Winter is coming

After over 44 hours on the train we could not wait to get off. That was about the maximum we could endure on the trains in one go. It was good that we ended up in Krasnoyarsk as this city is right next to a beautiful national park, which offers plenty of great hiking. We had booked a hostel only a few hundred meters from the train station which was cheap and cheerful. Sadly just after check in trouble started. They decided that the price we had booked it for was for one night instead of two. The receptionist rang the manager and we spent 45 min arguing with him that is was his fault if the price online was incorrect and not ours. As he would not move a millimeter and refuse to barter we demanded our money back and left furious about them not honoring the contract. In the end we stayed in hostel Vozduh which was more expensive than the first booking (but cheaper than the actual price), had a much better location and very friendly staff. They gave us plenty of useful tips for our time in Krasnoyarsk. We had timed it well as on weekends bus number 80 went from outside the hostel straight to stolby national park, which was the main reason we stopped in this city.

Our smallest Russian friend

Stolby national park is located just at the south western tip of Krasnoyarsk. It’s main attraction are about 60 rock formations of various sizes standing mostly on top of small hills. Some of them are easy to climb but others require climbing gear. We got an early bus to make the most of the good weather forecast. Since it was a weekend there was a bus going straight from the hostel to the nature park. The first 6 kilometers we had to walk along a tarmac road with a few streches of planked wooden walkways parallel to it. We stopped often to watch siberian chipmunks, tree creepers and tits around the bird feeders and picnic areas. It was surprisingly busy with locals walking and running. The visitor center at the end of the road was busy with about 80 people participating in a 360 minutes event. They are organised in Russian national parks once a year and people volunteering spend 360 minutes clearing up litter, maintaining paths or carrying out repairs. In stolby we met a few groups of people scrubbing grafiti from rocks.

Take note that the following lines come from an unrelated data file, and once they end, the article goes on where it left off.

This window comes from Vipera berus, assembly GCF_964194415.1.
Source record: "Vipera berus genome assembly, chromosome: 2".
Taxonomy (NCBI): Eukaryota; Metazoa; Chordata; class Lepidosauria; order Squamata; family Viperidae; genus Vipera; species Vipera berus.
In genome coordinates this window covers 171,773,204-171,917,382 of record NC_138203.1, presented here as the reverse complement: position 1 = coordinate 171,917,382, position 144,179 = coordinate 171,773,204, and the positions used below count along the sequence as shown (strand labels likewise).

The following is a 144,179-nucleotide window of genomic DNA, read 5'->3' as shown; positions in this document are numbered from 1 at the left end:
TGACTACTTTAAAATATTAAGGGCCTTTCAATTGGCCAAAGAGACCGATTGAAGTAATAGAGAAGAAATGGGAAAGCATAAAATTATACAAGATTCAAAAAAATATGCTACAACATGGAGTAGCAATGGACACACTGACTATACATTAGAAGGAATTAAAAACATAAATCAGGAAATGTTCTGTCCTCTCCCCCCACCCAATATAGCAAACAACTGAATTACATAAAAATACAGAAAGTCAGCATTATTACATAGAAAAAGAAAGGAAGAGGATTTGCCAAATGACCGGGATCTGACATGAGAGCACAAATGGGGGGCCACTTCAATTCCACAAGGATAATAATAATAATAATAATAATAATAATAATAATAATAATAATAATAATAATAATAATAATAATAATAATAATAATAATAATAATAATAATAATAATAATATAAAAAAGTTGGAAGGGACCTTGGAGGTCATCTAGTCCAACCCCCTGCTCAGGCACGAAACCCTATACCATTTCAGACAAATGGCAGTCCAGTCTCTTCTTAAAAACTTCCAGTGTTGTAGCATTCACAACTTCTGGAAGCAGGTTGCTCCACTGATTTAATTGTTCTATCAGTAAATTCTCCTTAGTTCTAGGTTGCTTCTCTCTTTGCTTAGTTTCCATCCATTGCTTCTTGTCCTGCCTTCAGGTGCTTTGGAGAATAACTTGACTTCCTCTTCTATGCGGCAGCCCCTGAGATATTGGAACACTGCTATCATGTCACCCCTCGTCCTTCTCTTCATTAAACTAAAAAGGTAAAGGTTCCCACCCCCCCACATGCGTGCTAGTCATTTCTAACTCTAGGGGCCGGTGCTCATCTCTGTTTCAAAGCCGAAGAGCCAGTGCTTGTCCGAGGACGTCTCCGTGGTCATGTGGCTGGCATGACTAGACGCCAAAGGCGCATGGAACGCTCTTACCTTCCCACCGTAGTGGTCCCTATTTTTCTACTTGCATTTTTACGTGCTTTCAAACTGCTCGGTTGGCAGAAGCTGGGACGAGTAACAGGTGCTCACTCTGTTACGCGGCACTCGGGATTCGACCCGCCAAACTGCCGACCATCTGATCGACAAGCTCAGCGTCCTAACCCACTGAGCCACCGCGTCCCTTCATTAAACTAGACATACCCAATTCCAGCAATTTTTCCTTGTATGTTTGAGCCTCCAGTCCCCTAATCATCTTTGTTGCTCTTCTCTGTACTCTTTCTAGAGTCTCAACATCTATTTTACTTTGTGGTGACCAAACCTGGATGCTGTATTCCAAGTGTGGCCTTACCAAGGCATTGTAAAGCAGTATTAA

Ted went climbing too!

The only maps in this park are at the main entrance so we recommend taking photos of them. There are three colour coded walking paths but no information about their length or approximate walking times. Overall there are many information boards about the park, plants and animals but they were all in Russian and therefore of no use to us. We could have used Google Translate but it doesn’t work very well with longer texts. After reading about it online we opted for the blue and the yellow paths. Blue was a circular walk in the center and the yellow path lead us back towards the city and terminated at a ski and sports center. The blue route was busy thanks to it’s easy access and featured some nice and big rock formatiions. We found a picturesque lunch spot on one of them overlooking a forest valley but were stopped by the incoming hail just as we sat down. Thankfully it was only short so we stopped again soon after; this time without any view.

Stolby from above

Snow and the chilly wind were probably the main reasons for us arriving at the top of the ski lift over an hour and a half earlier than expected. Towards the end of the yellow route were two lookout points offering great scenic views over the surrounding hills and forest. Fit as we were we didn’t take the lift but took a shortcut down a steep ski slope. Back in the city we treated ourselves to coffee and cake after a very enjoyable day out.

One of the bigger rock formations

The next day turned out to be much nicer and sunnier than expected but since we had seen most of the national park instead we decided to walk along Yenitsei river towards Tatyshev island. The promenade was quite nice and the river wide and very fast flowing. It was dotted with stalls, benches and (restaurant) ships. The island is roughly 3km wide and 8-9km long. It features a dense network of paths and roads and many people go there for skating, cyling , running and walking. We spent about an hour of strolling around and sitting on a sunny beach we had to head back to catch our train. There was still enough time for an ice cream and a lunch treat at an Italian restaurant.

Café on wheels

One Comment Add yours

  1. Robin Burns says:

    What a great adventure you three are having! Love reading your blogs. We’re just back from 2 weeks in Iran – marvellous, but very tame in comparison. If you do get to Melbourne (which I’m very much hoping),it will seem very dull indeed, but comfy and the coffee and cakes are pretty good.How about making it here for Christmas with us? Take care and have fun, lots of love, Robin


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